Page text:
The Zollverein XII Coal Mine Industrial Complex is an important example of a European primary industry of great economic significance in the 19th and 20th centuries. It is in the UNESCO World Heritage list and consists of the complete installations of a historical coal-mining site: the pits, coking plants, railway lines, pit heaps, miner’s housing and consumer and welfare facilities. The mine is especially noteworthy of the high architectural quality of its buildings of the Modern Movement.
Zollverein XII was created at the end of a phase of political and economic upheaval and change in Germany, which was represented aesthetically in the transition from Expressionism to Cubism and Functionalism. At the same time, Zollverein XII embodies this short economic boom between the two World Wars, which has gone down in history as the “Roaring Twenties.” Zollverein is also, and by no means least, a monument of industrial history reflecting an era, in which, for the first time, globalisation and the worldwide interdependence of economic factors played a vital part.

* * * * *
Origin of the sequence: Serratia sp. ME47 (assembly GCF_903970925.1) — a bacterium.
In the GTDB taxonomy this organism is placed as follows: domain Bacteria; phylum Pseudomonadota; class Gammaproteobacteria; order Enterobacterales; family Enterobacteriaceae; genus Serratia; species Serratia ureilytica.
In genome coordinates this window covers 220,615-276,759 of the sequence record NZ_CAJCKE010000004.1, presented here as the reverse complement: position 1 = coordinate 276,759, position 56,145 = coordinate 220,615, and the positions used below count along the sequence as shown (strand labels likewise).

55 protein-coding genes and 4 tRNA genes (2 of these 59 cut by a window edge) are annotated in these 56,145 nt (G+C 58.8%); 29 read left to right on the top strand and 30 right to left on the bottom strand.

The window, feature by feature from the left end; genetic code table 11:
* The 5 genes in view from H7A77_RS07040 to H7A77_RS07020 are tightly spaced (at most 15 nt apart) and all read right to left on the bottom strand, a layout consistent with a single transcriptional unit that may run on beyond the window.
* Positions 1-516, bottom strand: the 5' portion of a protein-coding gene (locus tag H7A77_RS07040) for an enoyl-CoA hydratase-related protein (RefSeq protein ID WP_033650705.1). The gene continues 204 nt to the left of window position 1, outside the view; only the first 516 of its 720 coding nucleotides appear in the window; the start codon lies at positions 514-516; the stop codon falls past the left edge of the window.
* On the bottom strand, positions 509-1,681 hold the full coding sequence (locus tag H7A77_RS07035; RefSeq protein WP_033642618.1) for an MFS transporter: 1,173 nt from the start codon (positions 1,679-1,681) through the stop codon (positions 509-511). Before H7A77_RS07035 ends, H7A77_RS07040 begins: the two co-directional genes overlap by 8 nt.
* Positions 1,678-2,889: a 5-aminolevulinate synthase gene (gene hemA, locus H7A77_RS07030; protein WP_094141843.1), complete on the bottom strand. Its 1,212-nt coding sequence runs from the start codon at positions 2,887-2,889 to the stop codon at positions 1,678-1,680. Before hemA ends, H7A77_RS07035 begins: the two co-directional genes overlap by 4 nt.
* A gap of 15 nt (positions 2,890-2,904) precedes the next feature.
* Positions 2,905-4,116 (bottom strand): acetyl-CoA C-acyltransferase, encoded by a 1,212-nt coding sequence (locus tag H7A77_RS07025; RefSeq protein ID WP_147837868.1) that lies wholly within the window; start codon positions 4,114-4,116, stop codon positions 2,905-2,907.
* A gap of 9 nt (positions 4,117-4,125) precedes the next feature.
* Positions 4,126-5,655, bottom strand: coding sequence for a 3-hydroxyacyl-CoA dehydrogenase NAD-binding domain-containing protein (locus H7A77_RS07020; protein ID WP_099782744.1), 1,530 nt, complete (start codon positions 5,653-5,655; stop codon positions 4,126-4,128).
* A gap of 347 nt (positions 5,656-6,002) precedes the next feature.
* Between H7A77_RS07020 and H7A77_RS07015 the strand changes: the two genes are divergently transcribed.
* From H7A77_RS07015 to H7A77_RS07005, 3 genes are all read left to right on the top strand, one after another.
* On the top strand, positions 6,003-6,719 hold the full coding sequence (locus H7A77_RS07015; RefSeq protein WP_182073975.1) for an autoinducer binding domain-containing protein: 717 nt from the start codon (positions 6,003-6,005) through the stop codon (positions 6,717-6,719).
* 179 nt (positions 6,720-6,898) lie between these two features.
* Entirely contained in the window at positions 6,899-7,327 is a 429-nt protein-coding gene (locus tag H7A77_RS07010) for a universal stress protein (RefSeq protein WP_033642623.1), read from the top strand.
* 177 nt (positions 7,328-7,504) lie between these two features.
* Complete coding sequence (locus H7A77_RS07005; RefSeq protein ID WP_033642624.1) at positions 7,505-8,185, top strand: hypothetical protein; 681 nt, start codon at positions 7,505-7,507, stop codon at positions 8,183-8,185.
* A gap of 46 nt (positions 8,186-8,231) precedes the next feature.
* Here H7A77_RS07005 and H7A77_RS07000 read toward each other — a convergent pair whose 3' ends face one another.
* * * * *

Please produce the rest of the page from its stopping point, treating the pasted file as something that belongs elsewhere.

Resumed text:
The architects Fritz Schupp and Martin Kemmer developed Zollverein XII in the graphic language of the Bauhaus as a group of buildings which combined form and function in a masterly way. The authenticity of the important group of industrial buildings designed for Zollverein XII by Fritz Schupp has been carefully conserved, as it is a listed industrial monument according to the German Protection Law.